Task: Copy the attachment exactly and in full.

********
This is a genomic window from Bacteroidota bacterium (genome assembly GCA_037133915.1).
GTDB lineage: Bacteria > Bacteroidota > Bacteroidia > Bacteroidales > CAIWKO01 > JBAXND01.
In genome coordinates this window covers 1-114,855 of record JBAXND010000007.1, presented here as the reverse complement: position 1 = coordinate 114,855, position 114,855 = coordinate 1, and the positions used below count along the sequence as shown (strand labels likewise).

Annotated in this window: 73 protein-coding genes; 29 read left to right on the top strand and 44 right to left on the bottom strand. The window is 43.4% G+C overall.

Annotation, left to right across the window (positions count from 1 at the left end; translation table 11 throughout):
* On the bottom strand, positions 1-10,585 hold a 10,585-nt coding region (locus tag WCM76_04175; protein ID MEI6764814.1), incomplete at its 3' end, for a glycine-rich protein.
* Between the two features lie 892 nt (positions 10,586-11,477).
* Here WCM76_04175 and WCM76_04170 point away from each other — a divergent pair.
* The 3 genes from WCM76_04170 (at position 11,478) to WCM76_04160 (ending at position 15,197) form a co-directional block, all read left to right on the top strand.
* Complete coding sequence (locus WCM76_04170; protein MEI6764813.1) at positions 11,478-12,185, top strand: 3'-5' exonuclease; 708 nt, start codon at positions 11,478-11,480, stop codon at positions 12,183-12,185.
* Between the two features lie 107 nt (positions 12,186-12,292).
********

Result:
This is a genomic window from Bacteroidota bacterium (genome assembly GCA_037133915.1).
GTDB lineage: Bacteria > Bacteroidota > Bacteroidia > Bacteroidales > CAIWKO01 > JBAXND01.
In genome coordinates this window covers 1-114,855 of record JBAXND010000007.1, presented here as the reverse complement: position 1 = coordinate 114,855, position 114,855 = coordinate 1, and the positions used below count along the sequence as shown (strand labels likewise).

Annotated in this window: 73 protein-coding genes; 29 read left to right on the top strand and 44 right to left on the bottom strand. The window is 43.4% G+C overall.

Annotation, left to right across the window (positions count from 1 at the left end; translation table 11 throughout):
* On the bottom strand, positions 1-10,585 hold a 10,585-nt coding region (locus tag WCM76_04175; protein ID MEI6764814.1), incomplete at its 3' end, for a glycine-rich protein.
* Between the two features lie 892 nt (positions 10,586-11,477).
* Here WCM76_04175 and WCM76_04170 point away from each other — a divergent pair.
* The 3 genes from WCM76_04170 (at position 11,478) to WCM76_04160 (ending at position 15,197) form a co-directional block, all read left to right on the top strand.
* Complete coding sequence (locus WCM76_04170; protein MEI6764813.1) at positions 11,478-12,185, top strand: 3'-5' exonuclease; 708 nt, start codon at positions 11,478-11,480, stop codon at positions 12,183-12,185.
* Between the two features lie 107 nt (positions 12,186-12,292).